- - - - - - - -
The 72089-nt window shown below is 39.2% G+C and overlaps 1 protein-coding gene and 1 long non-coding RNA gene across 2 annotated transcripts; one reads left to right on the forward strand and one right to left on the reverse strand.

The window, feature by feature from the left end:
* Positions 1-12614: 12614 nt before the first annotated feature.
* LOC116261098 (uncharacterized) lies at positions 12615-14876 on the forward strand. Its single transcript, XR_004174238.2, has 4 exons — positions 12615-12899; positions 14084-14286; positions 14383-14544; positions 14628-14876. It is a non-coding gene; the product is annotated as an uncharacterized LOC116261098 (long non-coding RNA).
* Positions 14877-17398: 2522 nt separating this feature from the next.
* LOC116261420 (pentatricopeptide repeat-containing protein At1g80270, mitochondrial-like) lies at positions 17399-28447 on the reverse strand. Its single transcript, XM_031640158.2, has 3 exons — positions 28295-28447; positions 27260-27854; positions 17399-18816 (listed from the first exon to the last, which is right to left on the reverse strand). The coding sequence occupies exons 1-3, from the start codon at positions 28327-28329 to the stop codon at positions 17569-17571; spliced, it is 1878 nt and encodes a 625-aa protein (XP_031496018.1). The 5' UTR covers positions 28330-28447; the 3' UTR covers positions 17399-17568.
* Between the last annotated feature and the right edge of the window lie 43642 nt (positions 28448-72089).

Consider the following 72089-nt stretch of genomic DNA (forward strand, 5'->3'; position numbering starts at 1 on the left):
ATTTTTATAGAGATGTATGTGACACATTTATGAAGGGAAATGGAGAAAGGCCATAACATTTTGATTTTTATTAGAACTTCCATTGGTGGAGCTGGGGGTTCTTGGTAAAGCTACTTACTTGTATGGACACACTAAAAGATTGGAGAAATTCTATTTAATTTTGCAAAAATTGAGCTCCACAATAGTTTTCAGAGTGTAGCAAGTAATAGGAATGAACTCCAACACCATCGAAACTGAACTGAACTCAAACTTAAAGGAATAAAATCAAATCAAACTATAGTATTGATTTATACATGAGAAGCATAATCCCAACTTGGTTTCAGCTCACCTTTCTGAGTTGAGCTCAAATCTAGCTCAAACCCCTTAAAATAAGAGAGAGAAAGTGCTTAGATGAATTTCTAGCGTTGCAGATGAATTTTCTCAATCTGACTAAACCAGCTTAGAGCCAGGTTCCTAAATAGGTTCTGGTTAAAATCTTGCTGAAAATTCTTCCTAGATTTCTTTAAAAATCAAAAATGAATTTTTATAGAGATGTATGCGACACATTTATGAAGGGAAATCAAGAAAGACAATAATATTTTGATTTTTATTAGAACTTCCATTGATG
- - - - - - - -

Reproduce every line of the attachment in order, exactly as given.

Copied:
The 72089-nt window shown below is 39.2% G+C and overlaps 1 protein-coding gene and 1 long non-coding RNA gene across 2 annotated transcripts; one reads left to right on the forward strand and one right to left on the reverse strand.

The window, feature by feature from the left end:
* Positions 1-12614: 12614 nt before the first annotated feature.
* LOC116261098 (uncharacterized) lies at positions 12615-14876 on the forward strand. Its single transcript, XR_004174238.2, has 4 exons — positions 12615-12899; positions 14084-14286; positions 14383-14544; positions 14628-14876. It is a non-coding gene; the product is annotated as an uncharacterized LOC116261098 (long non-coding RNA).
* Positions 14877-17398: 2522 nt separating this feature from the next.
* LOC116261420 (pentatricopeptide repeat-containing protein At1g80270, mitochondrial-like) lies at positions 17399-28447 on the reverse strand. Its single transcript, XM_031640158.2, has 3 exons — positions 28295-28447; positions 27260-27854; positions 17399-18816 (listed from the first exon to the last, which is right to left on the reverse strand). The coding sequence occupies exons 1-3, from the start codon at positions 28327-28329 to the stop codon at positions 17569-17571; spliced, it is 1878 nt and encodes a 625-aa protein (XP_031496018.1). The 5' UTR covers positions 28330-28447; the 3' UTR covers positions 17399-17568.
* Between the last annotated feature and the right edge of the window lie 43642 nt (positions 28448-72089).

Consider the following 72089-nt stretch of genomic DNA (forward strand, 5'->3'; position numbering starts at 1 on the left):
ATTTTTATAGAGATGTATGTGACACATTTATGAAGGGAAATGGAGAAAGGCCATAACATTTTGATTTTTATTAGAACTTCCATTGGTGGAGCTGGGGGTTCTTGGTAAAGCTACTTACTTGTATGGACACACTAAAAGATTGGAGAAATTCTATTTAATTTTGCAAAAATTGAGCTCCACAATAGTTTTCAGAGTGTAGCAAGTAATAGGAATGAACTCCAACACCATCGAAACTGAACTGAACTCAAACTTAAAGGAATAAAATCAAATCAAACTATAGTATTGATTTATACATGAGAAGCATAATCCCAACTTGGTTTCAGCTCACCTTTCTGAGTTGAGCTCAAATCTAGCTCAAACCCCTTAAAATAAGAGAGAGAAAGTGCTTAGATGAATTTCTAGCGTTGCAGATGAATTTTCTCAATCTGACTAAACCAGCTTAGAGCCAGGTTCCTAAATAGGTTCTGGTTAAAATCTTGCTGAAAATTCTTCCTAGATTTCTTTAAAAATCAAAAATGAATTTTTATAGAGATGTATGCGACACATTTATGAAGGGAAATCAAGAAAGACAATAATATTTTGATTTTTATTAGAACTTCCATTGATG